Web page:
As the American Pregnancy Association explains, when a pregnant woman uses cocaine, the substance crosses the placenta and enters the baby’s circulation. The placenta is the organ attached to the womb’s lining during pregnancy. It keeps the baby’s blood supply separate from the mother’s and delivers oxygen and nutrients to the baby.

The baby’s mother is also affected by cocaine use in ways she may not realize, from how she physically feels to how her pregnancy develops. According to NIDA, using the drug may worsen the effects that come with pregnancy in general.

“Cocaine use during pregnancy is associated with maternal migraines and seizures, premature membrane rupture, and separation of the placental lining from the uterus prior to delivery,” it writes.

Cardiovascular changes can lead to serious problems, from serious complications with high blood pressure to a spontaneous miscarriage and preterm labor. Women who used cocaine during their pregnancy may even have a harder time delivering their child.

It is important to note that drugs, both legal and illegal, can directly affect the health of a fetus. Pregnant women are advised to refrain from all drug and alcohol use. The list of harmful or potentially harmful substances is nearly endless, so any substance, even prescribed medications as well as those bought over the counter, can affect an unborn fetus.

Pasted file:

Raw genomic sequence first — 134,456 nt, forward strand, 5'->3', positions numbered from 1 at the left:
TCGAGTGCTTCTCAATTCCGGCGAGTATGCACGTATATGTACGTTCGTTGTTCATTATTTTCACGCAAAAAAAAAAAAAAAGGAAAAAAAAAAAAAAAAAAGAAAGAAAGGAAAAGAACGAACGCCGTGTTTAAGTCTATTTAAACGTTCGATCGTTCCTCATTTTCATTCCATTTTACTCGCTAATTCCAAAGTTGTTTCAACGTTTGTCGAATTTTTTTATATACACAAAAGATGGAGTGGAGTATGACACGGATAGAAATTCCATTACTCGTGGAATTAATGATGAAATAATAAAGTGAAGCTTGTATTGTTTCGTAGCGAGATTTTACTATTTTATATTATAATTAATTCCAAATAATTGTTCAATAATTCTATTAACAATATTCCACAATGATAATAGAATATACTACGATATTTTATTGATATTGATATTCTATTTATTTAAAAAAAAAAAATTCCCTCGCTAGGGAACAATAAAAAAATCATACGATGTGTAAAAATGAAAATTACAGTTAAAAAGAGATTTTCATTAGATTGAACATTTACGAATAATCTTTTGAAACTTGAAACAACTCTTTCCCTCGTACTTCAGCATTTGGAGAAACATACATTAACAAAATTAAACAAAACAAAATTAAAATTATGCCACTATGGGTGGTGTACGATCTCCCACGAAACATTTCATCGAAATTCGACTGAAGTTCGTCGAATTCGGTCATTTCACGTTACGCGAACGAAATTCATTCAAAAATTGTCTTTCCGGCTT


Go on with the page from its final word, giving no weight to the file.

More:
Always check first with a trusted health professional or licensed medical specialist who can give guidance.

Cocaine Can Affect The Unborn, Newborns

It has not been determined how much cocaine would cause birth defects for a fetus that’s been exposed to the stimulant. Still, health experts warn that the drug should be avoided in any amount or form. This includes crack cocaine, a potent, crystallized version of cocaine that produces strong, short-lived highs.

One reason its use is strongly discouraged is cocaine stays in the body of a fetus longer than that of an adult. That said, there are real dangers that happen when pregnant mothers use cocaine. Here are a few: